When does it happen?

Groupthink occurs when a group of individuals reaches a consensus without critical reasoning or observing due diligence because of organization dynamics. Unhealthy conformity is based on an individual’s desire not to upset balance and harmony. For example, failure to offer an alternative point of view because of concerns about how peers or managers will interpret it could lead to costly mistakes.

Signs of Organizational Groupthink:

Collective rationalization, lack of personal accountability, and pressure to conform lead to groupthink. The following are common signs that increase the chances of poor decision-making and reduced ethical standards in organizations:

    • Censoring the ideas and opinions of team members and yourself
    • Giving in to peer pressure to speak the truth about a situation
    • Rationalizing the wrong solution or incorrect interpretation of facts
    • Completely disregarding the opposing opinion, solution, or ideas
    • Individuals who actively ensure that leaders do not hear alternate ideas or solutions.
    • Overconfidence about a solution that prevents further investigation or assessment of facts, decisions, or plans
    • Unanimous agreement on a solution without fully exploring a situation or problem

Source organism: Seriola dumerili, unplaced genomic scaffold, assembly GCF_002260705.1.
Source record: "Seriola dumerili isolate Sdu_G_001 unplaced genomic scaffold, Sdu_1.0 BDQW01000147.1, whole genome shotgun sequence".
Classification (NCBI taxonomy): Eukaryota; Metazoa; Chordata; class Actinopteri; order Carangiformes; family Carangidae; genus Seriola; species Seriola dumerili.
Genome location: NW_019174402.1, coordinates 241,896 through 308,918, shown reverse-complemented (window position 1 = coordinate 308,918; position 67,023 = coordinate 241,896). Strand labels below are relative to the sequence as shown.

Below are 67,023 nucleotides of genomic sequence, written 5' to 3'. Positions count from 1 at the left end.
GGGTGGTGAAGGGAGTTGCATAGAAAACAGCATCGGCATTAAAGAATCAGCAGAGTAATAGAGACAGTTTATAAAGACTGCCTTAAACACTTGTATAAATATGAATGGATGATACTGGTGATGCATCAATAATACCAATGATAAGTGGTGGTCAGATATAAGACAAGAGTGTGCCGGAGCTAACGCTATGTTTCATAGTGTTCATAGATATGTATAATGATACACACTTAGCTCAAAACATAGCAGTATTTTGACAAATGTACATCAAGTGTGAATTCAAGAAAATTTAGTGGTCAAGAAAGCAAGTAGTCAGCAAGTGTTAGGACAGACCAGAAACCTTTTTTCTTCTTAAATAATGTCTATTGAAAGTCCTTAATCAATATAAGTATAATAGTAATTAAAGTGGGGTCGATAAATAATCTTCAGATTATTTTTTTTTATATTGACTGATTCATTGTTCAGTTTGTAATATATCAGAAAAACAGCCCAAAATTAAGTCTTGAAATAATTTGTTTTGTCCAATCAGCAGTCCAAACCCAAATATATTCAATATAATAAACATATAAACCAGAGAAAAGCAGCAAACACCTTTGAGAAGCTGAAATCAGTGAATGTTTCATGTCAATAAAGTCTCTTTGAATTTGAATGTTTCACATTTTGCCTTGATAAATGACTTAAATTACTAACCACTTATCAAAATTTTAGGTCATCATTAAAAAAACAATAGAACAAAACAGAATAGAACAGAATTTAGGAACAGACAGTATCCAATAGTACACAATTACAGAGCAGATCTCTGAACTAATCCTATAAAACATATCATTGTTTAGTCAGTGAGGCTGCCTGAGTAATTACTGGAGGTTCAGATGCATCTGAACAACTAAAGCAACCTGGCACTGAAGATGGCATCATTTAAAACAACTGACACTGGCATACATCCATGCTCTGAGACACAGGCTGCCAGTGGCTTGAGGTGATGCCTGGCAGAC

In sum, creating an environment that encourages accountability, the free flow of ideas, and social barriers that hinder the sharing of opinions is essential. Lastly, it is critical NOT to penalize individuals that do not agree with the group decision or interpretation of facts. A team member should feel free to express their opinion without fear of reprisal.

Tips for Avoiding Groupthink

Groupthink can be a dangerous phenomenon that can occur when a group of people make decisions or come to conclusions based on the opinion of the majority rather than critical thinking and individual analysis.

    • Design diverse teams (backgrounds, organizational functions, genders, etc.)
    • Encourage and show gratitude when people share their ideas
    • Engage independent evaluation, i.e.: third part consultation
    • Maintaining an organized work environment
    • Remain receptive to all sources of information
    • Allow debate and healthy conflict into decision making
    • Play the role of (constructive) devil’s advocate
    • Managers and leaders should refrain from offering opinions during brainstorming sessions.

“Societal peer pressure to conform runs strong, but as more of us continue to think and act for ourselves, rather than be under the influence of group-think, we begin to make more effective choices.” ― Evita Ochel

As business owners and managers, it is vital to be aware of the costly pitfalls of groupthink. By understanding and identifying the signs of this phenomenon, leaders can better protect their organizations from inefficient or potentially dangerous decision-making processes. In addition, actively encouraging debate, divergent opinions, and open dialogue within groups can help prevent groupthink and create a more open-minded and productive environment for your team. Don’t let a false sense of agreement rob your organization’s performance; take proactive steps to ensure groupthink does not get in the way of organizational success!